Law without politics
Of all the issues surrounding the handover, few are more crucial than the independence of the judiciary. It is the keystone of the common law, which underpins so many aspects of life and commerce here. The less disruption of the judiciary and its independence, the greater the chances of stability, a smooth transition and continued international confidence in the territory as a place in which to do business.
That said, the change of sovereignty coincides with a time at which the judiciary is facing far-reaching changes. The immediate task is to replace 15 judges who will retire or leave before July. Under the present system, judges are selected by a Judicial Service Commission which serves a two-year term; but now the incumbents will only serve until July.
The future Chief Executive will appoint his own team for the commission. The Basic Law stipulates that the appointment of judges for the Court of Final Appeal and the Chief Justice must be endorsed by the Legislative Council. This raises the danger of politics entering the appointment process. It is quite possible to imagine nominated judges being questioned about their views on the Bill of Rights, or even the legitimacy of the legislature, itself.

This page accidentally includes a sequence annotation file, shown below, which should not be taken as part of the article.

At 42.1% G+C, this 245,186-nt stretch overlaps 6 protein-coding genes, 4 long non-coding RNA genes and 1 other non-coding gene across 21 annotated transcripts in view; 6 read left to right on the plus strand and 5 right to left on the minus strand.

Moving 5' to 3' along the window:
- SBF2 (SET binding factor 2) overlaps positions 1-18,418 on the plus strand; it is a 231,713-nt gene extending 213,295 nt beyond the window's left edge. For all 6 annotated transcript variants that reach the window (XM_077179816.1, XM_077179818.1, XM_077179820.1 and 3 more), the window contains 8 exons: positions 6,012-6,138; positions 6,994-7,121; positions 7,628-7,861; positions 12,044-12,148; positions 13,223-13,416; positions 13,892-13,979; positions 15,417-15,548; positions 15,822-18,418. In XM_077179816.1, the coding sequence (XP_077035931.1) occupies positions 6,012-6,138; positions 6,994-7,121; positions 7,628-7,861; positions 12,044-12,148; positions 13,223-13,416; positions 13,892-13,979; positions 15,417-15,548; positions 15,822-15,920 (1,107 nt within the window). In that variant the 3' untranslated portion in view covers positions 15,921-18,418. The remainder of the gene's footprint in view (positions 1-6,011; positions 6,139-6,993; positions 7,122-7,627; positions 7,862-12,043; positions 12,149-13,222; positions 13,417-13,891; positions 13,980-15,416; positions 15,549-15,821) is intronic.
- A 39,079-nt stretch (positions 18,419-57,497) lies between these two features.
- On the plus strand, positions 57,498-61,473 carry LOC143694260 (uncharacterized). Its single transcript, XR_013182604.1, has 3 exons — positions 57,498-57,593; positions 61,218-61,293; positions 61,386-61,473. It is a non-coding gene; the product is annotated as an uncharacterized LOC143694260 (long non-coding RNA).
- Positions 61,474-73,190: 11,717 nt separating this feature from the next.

If the independence of the judiciary is compromised, the common law system will face serious damage. That, indeed, could stir greater disquiet than the plan to water down the Bill of Rights.
The inviolability of the common law has already been made into a matter of controversy by the agreement over the Court of Final Appeal. To do anything which put it into even potential jeopardy would be a very serious matter for one of the cornerstones of the system under which the territory has flourished. In these times when everything is coming under the microscope, Hong Kong needs to have the fullest assurance that the rule of law is being maintained by a free and unfettered judiciary. The future Chief Executive has talked of his desire for a less politicised society; he should make sure that the reverse does not happen in the law.